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dir David Lowery
prd James Whitaker
scr David Lowery, Toby Halbrooks
with Bryce Dallas Howard, Oakes Fegley, Wes Bentley, Karl Urban, Robert Redford, Oona Laurence, Isiah Whitlock Jr, Aaron Jackson, Phil Grieve, Marcus Henderson, Esmee Myers, Gareth Reeves
release US/UK 12.Aug.16
16/NZ Disney 1h42
Best friends: Elliot and Fegley
|R E V I E W B Y R I C H C L I N E|
A loose remake of the somewhat cheesy 1977 Disney adventure, this film stands on its own as an involving, engaging romp with strong characters and far above-average effects. The movie's primary asset is a furry green dragon who behaves like a gigantic puppy dog and can't help but win over the audience. In fact, its lovability creates a problem with the plot, as it's difficult to understand why anyone would want to harm him.
Six years after becoming lost in the deep forest, the now 12-year-old Pete (Fegley) is living happily with his dragon companion Elliot. But sawmill owner Jack (Bentley) and his aggressive brother Gavin (Urban) are venturing into their territory. And when Jack's fiancee, park official Grace (Howard), visits the work site, she runs into Pete. Back in town, no one believes his stories about a dragon, just like they didn't believe Grace's father (Redford) decades before. But Jack's plucky daughter Natalie (Laurence) takes Pete's side as things out in the forest begin to heat up.
The movie opens with a relentlessly earnest prologue that emphasises surging wonder while the gritty realities of a double fatality in a car crash remain eerily off-screen. And most of the film has a rather over-serious tone, but there's also a strong current of honest subtext running through every scene. Relationships are vivid and understated, allowing the strong cast to bring out unexpected details even in some otherwise rather thankless roles (such as the grizzled old coot or the guy who's cruel for no real reason).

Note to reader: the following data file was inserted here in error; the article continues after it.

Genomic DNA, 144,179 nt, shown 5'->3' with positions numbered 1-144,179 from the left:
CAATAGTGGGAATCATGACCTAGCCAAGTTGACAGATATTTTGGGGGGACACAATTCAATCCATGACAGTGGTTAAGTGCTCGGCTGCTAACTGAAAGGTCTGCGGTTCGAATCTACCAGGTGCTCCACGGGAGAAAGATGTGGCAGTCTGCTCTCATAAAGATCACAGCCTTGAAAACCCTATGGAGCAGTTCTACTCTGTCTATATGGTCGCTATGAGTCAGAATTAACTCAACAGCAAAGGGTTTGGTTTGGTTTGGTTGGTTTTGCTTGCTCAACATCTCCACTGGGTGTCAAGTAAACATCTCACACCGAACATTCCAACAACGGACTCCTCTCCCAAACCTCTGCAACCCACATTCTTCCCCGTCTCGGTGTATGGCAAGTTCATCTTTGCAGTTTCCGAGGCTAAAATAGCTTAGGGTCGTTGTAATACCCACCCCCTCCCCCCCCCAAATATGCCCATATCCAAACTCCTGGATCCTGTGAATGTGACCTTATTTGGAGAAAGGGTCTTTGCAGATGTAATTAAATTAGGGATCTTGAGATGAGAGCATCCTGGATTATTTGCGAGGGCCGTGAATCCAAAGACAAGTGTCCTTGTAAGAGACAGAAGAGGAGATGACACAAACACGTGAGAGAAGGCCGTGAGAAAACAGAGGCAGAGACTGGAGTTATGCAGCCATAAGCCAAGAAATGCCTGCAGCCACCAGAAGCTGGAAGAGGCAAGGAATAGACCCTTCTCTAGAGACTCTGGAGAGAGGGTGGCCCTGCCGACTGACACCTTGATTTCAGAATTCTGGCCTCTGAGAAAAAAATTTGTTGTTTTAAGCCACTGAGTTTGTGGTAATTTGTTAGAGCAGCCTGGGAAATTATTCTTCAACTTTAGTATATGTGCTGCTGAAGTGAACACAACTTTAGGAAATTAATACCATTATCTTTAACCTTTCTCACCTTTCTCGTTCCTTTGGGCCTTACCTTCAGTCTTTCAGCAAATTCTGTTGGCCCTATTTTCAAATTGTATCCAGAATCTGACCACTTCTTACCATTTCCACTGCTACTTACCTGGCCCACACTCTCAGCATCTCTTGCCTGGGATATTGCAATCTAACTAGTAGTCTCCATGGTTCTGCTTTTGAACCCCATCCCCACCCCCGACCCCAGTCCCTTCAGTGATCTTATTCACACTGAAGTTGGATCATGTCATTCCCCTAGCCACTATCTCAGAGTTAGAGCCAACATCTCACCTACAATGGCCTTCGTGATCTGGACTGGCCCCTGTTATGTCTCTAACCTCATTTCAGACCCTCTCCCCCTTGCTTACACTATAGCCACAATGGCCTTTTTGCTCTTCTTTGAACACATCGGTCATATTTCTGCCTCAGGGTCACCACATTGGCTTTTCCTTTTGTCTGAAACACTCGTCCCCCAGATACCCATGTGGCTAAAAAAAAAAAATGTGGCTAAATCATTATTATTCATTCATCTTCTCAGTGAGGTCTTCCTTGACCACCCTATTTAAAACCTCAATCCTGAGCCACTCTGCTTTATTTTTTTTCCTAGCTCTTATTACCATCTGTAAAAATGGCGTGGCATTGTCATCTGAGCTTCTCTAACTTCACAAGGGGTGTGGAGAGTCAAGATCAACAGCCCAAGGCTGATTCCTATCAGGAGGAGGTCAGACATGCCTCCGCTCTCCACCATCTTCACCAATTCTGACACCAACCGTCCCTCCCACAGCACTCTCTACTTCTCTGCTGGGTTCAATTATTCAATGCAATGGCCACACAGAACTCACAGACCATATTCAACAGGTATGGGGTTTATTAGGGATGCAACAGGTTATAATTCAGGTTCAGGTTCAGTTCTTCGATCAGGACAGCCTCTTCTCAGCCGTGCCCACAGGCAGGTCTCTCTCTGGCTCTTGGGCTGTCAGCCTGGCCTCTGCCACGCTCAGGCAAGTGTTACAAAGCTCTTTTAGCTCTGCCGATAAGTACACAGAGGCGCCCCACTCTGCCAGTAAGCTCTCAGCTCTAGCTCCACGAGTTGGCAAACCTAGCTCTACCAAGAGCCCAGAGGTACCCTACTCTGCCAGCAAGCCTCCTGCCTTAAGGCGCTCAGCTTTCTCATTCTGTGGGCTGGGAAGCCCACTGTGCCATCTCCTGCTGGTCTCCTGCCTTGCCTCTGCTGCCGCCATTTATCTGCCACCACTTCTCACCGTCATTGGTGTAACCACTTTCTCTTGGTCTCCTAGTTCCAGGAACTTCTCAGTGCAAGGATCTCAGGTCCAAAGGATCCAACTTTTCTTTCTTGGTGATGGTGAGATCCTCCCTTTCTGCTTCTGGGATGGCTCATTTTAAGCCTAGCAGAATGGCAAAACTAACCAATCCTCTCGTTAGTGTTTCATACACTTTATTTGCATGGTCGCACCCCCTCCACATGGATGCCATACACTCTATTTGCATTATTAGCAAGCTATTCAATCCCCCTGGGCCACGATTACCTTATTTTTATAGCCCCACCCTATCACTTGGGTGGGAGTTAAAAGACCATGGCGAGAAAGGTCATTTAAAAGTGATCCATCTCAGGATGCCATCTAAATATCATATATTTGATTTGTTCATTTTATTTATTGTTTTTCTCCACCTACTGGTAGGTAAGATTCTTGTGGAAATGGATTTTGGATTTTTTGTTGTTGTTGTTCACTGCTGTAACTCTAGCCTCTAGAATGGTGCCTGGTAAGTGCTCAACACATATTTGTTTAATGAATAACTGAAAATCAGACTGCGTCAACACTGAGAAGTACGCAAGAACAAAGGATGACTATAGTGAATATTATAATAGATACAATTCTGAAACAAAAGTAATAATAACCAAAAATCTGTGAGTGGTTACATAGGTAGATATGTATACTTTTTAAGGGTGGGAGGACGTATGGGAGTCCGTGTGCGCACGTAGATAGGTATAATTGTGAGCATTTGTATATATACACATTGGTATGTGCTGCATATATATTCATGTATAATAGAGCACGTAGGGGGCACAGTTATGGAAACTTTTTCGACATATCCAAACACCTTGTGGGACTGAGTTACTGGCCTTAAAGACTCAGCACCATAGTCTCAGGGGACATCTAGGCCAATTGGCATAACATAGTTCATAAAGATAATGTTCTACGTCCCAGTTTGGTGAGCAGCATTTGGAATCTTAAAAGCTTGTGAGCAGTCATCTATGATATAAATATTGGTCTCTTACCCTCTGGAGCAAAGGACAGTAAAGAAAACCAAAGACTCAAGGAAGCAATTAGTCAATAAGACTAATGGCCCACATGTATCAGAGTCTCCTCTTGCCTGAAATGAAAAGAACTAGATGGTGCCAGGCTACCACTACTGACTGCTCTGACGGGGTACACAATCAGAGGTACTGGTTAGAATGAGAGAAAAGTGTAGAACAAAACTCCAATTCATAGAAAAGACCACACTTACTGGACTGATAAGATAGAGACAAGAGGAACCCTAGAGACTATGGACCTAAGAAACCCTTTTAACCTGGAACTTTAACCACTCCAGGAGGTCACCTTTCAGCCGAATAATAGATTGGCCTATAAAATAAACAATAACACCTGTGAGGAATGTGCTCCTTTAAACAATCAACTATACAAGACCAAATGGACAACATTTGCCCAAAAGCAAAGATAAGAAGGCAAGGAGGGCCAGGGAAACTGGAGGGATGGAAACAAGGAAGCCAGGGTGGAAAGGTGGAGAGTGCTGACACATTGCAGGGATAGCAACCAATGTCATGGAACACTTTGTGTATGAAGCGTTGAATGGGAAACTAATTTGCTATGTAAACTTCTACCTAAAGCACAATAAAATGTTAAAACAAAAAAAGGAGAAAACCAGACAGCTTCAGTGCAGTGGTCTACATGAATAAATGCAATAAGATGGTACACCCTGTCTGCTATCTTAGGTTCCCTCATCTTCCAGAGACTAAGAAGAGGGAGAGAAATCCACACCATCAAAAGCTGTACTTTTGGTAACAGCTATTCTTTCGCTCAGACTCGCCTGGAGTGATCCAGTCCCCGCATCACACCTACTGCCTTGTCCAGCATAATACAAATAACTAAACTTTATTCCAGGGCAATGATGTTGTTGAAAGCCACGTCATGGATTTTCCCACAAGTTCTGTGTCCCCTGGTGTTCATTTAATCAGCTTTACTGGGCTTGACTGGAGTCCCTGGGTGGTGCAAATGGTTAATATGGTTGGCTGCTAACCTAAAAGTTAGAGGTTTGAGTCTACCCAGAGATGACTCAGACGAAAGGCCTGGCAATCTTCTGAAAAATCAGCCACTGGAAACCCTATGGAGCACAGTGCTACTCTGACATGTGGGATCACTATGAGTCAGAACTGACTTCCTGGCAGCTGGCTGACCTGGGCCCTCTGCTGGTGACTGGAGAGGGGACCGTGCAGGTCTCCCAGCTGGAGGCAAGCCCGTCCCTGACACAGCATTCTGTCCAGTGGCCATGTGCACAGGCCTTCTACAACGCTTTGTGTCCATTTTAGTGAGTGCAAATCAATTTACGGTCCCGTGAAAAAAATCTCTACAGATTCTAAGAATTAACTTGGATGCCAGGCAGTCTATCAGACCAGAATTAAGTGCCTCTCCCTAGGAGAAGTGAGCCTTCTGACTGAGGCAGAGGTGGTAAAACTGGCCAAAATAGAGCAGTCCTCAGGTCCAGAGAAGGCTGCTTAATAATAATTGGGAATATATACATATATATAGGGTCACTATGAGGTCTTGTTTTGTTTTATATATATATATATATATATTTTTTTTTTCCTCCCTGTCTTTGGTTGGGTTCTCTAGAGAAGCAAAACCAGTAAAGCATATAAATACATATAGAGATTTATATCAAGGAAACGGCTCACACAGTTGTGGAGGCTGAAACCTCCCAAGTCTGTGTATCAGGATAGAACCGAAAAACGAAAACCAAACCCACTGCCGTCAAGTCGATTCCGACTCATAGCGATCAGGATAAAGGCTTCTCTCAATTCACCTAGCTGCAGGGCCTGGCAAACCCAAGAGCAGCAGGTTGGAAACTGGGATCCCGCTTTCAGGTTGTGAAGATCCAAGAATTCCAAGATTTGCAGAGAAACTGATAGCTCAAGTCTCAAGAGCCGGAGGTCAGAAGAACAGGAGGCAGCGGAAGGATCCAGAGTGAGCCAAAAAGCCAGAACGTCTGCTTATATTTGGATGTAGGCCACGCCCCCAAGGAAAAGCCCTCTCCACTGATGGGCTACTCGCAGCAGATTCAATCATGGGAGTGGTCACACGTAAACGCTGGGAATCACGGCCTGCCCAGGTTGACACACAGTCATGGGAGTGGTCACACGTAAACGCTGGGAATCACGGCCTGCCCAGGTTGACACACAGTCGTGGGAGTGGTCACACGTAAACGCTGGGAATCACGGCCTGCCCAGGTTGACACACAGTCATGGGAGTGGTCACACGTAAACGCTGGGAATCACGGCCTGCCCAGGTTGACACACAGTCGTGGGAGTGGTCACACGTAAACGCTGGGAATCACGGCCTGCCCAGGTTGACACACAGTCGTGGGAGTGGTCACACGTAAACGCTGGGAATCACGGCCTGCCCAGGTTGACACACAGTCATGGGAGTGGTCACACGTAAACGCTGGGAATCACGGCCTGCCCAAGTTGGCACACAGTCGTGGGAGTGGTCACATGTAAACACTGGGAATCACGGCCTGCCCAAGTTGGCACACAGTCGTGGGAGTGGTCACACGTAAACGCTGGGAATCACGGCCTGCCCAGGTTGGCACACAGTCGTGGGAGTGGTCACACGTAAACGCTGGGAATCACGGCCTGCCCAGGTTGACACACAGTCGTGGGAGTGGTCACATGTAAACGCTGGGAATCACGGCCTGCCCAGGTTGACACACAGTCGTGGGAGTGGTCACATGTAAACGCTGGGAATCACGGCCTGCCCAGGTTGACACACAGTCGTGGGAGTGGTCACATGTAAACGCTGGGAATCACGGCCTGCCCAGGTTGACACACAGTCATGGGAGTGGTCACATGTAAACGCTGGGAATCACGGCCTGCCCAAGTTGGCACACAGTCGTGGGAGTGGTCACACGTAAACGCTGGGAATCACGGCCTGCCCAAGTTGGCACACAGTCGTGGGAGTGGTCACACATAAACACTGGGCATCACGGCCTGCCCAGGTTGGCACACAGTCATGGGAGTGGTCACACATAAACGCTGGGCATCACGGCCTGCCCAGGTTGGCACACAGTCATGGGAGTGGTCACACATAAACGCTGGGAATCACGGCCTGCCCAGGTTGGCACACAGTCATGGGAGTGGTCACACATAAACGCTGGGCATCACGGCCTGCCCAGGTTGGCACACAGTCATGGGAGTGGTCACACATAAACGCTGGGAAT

Fegley has a terrific feral quality as Pete. He's also hugely engaging, taking the audience with him on this sometimes crazy journey while making us fall in love with the shamelessly cuddly Elliot. Best of all, the dragon has a strong personality of his own, which boils over in a unexpectedly harrowing climactic confrontation. Laurence adds a terrific counterpoint as Natalie, a girl Pete's age who is fascinated to see the world through his wild eyes.
Meanwhile, the adult cast makes the most of their characters, offering gently sympathetic turns for Howard, Bentley and a nicely understated Redford, and a somewhat over-egged role for the solid Urban as the hotheaded antagonist, simply because the script demands one. But filmmaker Lowery keeps the focus on the relationship between the boy and his dragon, and the effects are so seamless that it's easy not only to believe, but to wish that we had a dragon buddy too.
|R E A D E R R E V I E W S|
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© 2016 by Rich Cline, Shadows on the Wall|
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